Wolbachia Genome Stability and mtDNA Variants in Aedes aegypti Field Populations Eight Years after Release
Bixing Huang, Qiong Yang, Ary A Hoffmann, Scott A Ritchie, Andrew F van den Hurk, David Warrilow
iScience | CELL PRESS | Published : 2020
A dengue suppression strategy based on release of Aedes aegypti mosquitoes infected with the bacterium Wolbachia pipientis is being trialed in many countries. Wolbachia inhibits replication and transmission of dengue viruses. Questions remain regarding the long-term stability of virus-suppressive effects. We sequenced the Wolbachia genome and analyzed Ae. aegypti mitochondrial DNA markers isolated from mosquitoes sampled 2-8 years after releases in the greater Cairns region, Australia. Few changes were detected when Wolbachia genomes of field mosquitoes were compared with Wolbachia genomes of mosquitoes obtained soon after initial releases. Mitochondrial variants associated with the initial ..View full abstract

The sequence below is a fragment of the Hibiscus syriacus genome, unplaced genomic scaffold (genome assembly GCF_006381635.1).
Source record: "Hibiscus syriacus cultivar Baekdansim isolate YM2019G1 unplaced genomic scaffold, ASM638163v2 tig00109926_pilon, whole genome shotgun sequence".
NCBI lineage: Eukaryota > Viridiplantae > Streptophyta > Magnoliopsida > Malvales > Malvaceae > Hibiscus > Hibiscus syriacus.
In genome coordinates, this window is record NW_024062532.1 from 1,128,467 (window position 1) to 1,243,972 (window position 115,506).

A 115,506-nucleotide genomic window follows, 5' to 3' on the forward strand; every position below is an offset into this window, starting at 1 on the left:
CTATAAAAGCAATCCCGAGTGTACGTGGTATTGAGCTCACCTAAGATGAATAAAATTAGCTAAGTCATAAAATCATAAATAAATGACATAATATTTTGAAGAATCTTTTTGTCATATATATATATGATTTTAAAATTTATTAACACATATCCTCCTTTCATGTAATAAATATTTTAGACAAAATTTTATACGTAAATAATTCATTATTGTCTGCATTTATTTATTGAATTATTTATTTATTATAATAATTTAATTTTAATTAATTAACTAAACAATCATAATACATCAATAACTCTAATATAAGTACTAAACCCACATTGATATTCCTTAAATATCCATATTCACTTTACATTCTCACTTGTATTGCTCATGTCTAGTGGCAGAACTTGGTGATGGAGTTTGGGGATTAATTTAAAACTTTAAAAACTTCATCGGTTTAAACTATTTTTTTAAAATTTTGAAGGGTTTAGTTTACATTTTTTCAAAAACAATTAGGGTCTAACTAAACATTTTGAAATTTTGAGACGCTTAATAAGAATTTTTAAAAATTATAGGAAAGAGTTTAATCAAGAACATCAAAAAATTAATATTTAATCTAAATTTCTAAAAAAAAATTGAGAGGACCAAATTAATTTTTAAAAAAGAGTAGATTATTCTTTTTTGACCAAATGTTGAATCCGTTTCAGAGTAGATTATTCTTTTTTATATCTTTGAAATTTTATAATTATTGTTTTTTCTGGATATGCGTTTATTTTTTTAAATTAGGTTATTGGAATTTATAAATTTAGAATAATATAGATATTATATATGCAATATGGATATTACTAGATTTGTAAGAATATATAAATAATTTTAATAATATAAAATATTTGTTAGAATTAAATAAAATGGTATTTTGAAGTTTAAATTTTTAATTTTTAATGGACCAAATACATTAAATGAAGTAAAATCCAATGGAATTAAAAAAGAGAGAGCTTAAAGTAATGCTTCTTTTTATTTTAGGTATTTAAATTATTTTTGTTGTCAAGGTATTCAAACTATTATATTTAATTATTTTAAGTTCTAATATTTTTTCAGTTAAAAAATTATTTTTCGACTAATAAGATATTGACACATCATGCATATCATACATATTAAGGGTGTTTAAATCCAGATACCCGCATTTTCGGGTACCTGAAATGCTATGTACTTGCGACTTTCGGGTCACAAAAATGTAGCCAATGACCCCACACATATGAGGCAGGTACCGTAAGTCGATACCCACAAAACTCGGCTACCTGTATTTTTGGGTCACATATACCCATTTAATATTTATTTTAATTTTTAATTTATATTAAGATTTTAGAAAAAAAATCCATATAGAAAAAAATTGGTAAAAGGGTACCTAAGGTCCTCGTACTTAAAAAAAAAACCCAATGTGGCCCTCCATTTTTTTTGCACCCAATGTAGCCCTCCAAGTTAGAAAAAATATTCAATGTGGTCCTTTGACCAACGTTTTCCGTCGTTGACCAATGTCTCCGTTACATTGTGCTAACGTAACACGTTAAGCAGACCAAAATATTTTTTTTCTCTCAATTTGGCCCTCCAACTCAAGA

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Awarded by Forensic and Scientific Services of Australia
Awarded by National Health and Medical Research Council of Australia
Many thanks to Rikki Graham for advice on microbiology. We also thank Jason Axford for Aedes colony material; Michael Townsend, Thomas Schmidt, and Perran Ross for field Aedes aegypti samples; Peter Horne and Joe Davis for providing the map; Heng Lin Yeap for advice on mitochondrial DNA analysis; and Ana Ramirez for providing the image of Aedes aegypti for the graphical abstract (available from: Rami ' rez, Ana L. (2019): Aedes aegypti mosquito. figshare. Figure. https://doi.org/10.6084/m9.figshare.7155857).Finally, thanks to Cassie Jansen for comments on the manuscript. The Wolbachia genome component was internally funded by Forensic and Scientific Services of Australia, grant number RSS19-001. ThemtDNA component of this research was funded by the National Health and Medical Research Council of Australia, grant numbers 1132412 and 1118640.